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    When I did my ESA claim I did a symptom diary in the form of a table with columns
    Activities - bullets of types of main activity I did eg any appointments how long out of the house for
    Sleep - hours slept from my Fitbit, my subjective view on sleep quality - v low, low, fair were the only descriptions I used
    Energy - steps from my Fitbit, subjective % score - scores were between 20& 50%
    Pain - 2 types of pain neuropathic and muscle with low medium high subjective description, mainly low with some medium.
    Other symptoms - just a list to capture my the main ones sore throat, tender glands, headache, weak muscles, nausea, and to highlight days with PEM
    Comments - I highlighted where plans had to change due to being too unwell, it was a particularly warm spell so I noted the heat, if I’d had to rest during the day or go to bed early.
    As mild/moderate ME person I felt by using fairly brief entries each day - around 40- 50 words per day -over a 3 week period for these areas I was able to give a pretty informative impression of the impact and fluctuation.
     
  16. meg22

    meg22 Established Member (Voting Rights)

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    I've never done a diary with my claims. I do tend to go into quite a lot of detail for each descriptor and then give examples of what has happened in the past when I have attempted to do the descriptor. I also detail a typical day in the additional information section and give a little bit of information on variation which isn't much in my case.

    I've depressingly been on benefits for 23 years now and I got fed up of rewriting all the forms every time for Incapacity Benefit so I now type my forms out in Word and then cut out the info for each descriptor and stick it onto the form with Pritstick - I've been doing this for the last 18 years without any problems. It means I can get a lot more into the boxes than I would otherwise be able to and also means there's a lot less work when a reassessment comes along - it's easy to amend and update. Being typed also means that it's quicker and easier for the assessor to read which I've always hoped might help with outcome. This won't work if it's an online claim of course.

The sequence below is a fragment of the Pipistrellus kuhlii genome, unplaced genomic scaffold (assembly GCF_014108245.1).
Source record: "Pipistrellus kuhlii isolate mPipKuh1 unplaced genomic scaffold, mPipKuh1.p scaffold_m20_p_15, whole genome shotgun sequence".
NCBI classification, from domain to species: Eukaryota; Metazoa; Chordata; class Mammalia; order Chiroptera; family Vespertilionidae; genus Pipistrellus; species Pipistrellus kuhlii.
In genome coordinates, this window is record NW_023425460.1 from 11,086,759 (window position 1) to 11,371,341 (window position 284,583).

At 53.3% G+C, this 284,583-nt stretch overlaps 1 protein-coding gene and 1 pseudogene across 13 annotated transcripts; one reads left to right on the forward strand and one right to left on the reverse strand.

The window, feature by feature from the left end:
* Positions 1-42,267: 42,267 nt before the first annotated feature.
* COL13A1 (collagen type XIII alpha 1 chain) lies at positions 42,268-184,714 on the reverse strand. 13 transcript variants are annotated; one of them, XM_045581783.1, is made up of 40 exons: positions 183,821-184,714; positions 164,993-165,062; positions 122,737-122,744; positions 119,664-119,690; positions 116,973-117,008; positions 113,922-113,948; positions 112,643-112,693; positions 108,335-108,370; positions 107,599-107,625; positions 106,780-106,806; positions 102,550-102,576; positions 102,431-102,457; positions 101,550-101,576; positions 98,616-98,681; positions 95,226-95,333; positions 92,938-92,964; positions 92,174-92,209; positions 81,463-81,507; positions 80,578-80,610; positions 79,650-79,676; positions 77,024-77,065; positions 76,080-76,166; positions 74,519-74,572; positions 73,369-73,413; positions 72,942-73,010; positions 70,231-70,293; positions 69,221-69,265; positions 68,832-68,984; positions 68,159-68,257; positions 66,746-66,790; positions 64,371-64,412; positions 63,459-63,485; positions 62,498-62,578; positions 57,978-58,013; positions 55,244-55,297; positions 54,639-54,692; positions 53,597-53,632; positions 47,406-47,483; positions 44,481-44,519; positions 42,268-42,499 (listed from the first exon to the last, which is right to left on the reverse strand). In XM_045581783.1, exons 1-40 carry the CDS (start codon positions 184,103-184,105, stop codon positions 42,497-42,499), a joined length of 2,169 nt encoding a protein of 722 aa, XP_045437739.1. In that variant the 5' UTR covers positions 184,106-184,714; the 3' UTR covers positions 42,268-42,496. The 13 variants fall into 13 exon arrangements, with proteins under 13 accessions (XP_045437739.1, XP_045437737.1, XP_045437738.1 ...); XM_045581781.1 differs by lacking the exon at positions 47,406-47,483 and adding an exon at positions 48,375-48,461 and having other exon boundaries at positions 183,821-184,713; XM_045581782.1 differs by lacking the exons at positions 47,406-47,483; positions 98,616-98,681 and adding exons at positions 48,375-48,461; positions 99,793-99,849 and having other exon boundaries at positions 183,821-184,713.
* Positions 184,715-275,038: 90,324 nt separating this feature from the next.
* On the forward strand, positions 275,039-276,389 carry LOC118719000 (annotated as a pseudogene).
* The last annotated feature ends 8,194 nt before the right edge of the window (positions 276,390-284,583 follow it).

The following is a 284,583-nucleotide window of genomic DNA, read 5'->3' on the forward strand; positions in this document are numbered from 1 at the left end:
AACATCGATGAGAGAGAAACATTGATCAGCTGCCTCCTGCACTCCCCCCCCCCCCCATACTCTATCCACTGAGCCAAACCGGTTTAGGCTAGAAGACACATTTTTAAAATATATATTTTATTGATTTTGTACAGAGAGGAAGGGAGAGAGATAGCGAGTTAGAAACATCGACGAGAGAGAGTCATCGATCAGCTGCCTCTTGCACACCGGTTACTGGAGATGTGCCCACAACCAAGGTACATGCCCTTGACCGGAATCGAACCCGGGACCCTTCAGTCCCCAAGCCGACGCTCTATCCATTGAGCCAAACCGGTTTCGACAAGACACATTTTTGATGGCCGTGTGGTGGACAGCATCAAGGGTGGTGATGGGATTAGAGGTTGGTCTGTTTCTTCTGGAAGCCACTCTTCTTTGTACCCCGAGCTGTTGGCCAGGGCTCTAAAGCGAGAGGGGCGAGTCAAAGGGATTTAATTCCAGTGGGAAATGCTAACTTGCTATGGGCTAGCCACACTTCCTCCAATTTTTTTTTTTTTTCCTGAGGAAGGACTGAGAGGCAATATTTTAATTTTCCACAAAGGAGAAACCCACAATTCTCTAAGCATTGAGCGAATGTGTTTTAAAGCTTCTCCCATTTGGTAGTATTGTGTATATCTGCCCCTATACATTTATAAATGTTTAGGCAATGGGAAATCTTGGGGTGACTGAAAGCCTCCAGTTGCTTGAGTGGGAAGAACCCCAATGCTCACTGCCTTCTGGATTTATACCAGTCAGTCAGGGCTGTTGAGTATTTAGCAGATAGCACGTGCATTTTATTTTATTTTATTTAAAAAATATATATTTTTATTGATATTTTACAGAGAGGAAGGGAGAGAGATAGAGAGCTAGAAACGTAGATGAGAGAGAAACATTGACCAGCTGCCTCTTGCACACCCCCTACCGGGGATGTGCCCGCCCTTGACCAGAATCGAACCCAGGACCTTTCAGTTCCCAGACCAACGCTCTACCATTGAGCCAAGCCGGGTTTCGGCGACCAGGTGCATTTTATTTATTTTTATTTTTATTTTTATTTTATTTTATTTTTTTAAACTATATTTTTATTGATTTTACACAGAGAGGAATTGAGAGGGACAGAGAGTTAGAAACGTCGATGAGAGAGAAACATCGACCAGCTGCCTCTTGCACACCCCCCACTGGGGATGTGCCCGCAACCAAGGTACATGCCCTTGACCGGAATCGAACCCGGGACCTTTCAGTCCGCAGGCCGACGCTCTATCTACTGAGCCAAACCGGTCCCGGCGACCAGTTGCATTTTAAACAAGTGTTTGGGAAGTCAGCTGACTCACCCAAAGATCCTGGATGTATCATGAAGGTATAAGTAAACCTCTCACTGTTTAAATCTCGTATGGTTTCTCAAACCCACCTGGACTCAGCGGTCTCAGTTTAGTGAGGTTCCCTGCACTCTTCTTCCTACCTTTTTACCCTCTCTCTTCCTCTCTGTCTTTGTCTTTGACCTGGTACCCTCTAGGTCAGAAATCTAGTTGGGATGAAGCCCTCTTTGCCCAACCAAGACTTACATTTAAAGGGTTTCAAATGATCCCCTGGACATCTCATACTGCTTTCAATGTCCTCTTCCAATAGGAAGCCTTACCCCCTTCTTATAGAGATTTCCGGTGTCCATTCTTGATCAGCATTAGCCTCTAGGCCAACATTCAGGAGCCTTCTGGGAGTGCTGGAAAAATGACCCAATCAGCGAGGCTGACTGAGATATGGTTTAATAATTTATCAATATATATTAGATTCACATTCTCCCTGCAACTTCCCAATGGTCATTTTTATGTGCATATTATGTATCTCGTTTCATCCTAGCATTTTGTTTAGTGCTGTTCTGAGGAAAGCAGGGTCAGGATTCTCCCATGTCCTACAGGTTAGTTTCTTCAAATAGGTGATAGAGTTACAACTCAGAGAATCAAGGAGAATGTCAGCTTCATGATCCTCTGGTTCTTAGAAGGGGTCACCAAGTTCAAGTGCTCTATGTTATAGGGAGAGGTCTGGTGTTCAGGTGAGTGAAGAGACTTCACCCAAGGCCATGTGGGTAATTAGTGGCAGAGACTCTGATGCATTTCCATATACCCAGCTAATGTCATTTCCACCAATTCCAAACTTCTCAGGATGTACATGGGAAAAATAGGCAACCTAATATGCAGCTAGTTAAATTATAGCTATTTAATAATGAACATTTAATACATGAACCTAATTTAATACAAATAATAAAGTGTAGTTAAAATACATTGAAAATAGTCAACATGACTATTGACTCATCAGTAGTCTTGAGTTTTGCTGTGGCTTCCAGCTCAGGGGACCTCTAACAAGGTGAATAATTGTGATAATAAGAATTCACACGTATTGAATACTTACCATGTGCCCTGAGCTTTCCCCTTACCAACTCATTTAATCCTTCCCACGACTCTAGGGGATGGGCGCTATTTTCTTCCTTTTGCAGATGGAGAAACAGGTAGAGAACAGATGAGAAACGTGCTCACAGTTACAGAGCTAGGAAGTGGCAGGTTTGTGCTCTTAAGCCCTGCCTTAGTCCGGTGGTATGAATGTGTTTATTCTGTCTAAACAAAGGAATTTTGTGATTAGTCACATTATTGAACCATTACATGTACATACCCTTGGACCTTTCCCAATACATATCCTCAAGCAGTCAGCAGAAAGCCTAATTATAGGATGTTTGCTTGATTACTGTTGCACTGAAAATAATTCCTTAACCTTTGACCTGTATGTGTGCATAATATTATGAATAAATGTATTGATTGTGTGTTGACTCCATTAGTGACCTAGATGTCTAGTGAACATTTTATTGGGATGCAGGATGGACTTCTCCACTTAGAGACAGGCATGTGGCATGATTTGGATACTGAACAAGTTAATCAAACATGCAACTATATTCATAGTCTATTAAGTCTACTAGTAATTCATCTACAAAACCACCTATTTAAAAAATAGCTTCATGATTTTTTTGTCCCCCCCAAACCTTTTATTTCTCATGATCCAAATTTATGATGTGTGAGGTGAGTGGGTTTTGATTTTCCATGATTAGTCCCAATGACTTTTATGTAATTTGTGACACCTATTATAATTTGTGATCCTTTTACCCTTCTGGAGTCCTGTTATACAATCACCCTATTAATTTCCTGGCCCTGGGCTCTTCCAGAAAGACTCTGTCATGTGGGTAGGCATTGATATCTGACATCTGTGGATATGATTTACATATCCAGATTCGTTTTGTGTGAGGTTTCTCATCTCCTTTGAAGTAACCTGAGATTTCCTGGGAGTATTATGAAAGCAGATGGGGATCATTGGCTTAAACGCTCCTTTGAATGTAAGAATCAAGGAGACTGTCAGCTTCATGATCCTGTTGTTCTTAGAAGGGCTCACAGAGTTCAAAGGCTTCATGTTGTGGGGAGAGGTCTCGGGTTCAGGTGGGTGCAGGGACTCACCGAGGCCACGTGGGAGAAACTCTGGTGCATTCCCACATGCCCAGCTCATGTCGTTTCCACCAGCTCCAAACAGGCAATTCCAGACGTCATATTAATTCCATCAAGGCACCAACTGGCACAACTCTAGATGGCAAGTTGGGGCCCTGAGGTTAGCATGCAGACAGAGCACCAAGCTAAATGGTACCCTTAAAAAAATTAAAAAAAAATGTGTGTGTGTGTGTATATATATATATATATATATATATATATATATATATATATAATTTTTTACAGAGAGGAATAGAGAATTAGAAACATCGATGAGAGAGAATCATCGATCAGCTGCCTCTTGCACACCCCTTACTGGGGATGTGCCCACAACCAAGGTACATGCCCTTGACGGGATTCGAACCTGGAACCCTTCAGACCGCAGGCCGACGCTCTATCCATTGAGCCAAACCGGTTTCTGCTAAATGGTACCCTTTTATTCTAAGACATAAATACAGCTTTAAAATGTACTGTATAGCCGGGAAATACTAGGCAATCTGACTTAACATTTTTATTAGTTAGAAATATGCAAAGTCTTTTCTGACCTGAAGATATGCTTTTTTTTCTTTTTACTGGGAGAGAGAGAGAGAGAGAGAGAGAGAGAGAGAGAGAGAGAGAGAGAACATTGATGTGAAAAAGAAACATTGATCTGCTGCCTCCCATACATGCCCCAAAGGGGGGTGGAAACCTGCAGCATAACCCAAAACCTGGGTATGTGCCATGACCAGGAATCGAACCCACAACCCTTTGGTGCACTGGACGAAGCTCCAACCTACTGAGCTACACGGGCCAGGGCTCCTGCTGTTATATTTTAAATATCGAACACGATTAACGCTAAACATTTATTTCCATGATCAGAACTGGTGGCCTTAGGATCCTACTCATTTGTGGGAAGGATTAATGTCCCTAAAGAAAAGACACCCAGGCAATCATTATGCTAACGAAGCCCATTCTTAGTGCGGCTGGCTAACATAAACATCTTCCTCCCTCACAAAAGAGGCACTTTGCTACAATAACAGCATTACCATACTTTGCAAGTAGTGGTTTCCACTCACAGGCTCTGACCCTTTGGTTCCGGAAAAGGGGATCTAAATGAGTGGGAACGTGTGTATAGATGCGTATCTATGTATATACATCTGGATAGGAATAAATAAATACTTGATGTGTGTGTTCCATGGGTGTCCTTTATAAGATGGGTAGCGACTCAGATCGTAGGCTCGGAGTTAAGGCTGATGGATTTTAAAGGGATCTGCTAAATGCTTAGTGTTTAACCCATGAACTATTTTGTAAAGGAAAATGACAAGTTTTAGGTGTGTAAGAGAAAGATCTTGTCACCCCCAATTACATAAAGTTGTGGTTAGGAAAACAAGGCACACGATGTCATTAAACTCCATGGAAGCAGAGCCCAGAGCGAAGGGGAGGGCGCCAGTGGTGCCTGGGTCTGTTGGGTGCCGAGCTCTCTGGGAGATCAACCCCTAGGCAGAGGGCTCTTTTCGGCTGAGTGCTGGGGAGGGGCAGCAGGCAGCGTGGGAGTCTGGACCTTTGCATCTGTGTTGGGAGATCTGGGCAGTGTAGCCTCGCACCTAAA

17. Kitty

    Kitty Senior Member (Voting Rights)

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    I've always typed mine too, as I can't write much by hand. I write 'See page X' in each box, then add a numbered sheet containing my answer to the question. As long as you put your NI number on each sheet and sign and date it, they're fine with this.

    The PIP form comes as a booklet, so each page had to be scanned onto a separate piece of A4 paper so that I could interleave my responses (my friend scanned it for me, which was really helpful). I understand the reasons for DWP giving each form an individual QR code, but why they can't make it accessible to disabled people by supplying the form as a digital download – or at least, a hard copy with separate pages – is beyond me. :mad:

    Typing your answers at least makes it easier to do next time round, as you already have the answers written out and can just tweak anything that's changed.
     
  18. Invisible Woman

    Invisible Woman Senior Member (Voting Rights)

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    My last ESA 50 form gave an address to download a digital copy of the form.
     
  19. Kitty

    Kitty Senior Member (Voting Rights)

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    Yes, these are so much easier than the PIP form!
     
  20. InitialConditions

    InitialConditions Senior Member (Voting Rights)

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    Oh yes, I'm certainly doing everything electronically. I wouldn't dream of handwriting the form - it's such a disadvantage to do so. My only issue now is that aside from not being able to gather my supporting evidence, I can't print the e-form and my answer sheet.

    PS Thanks for all your helpful replies.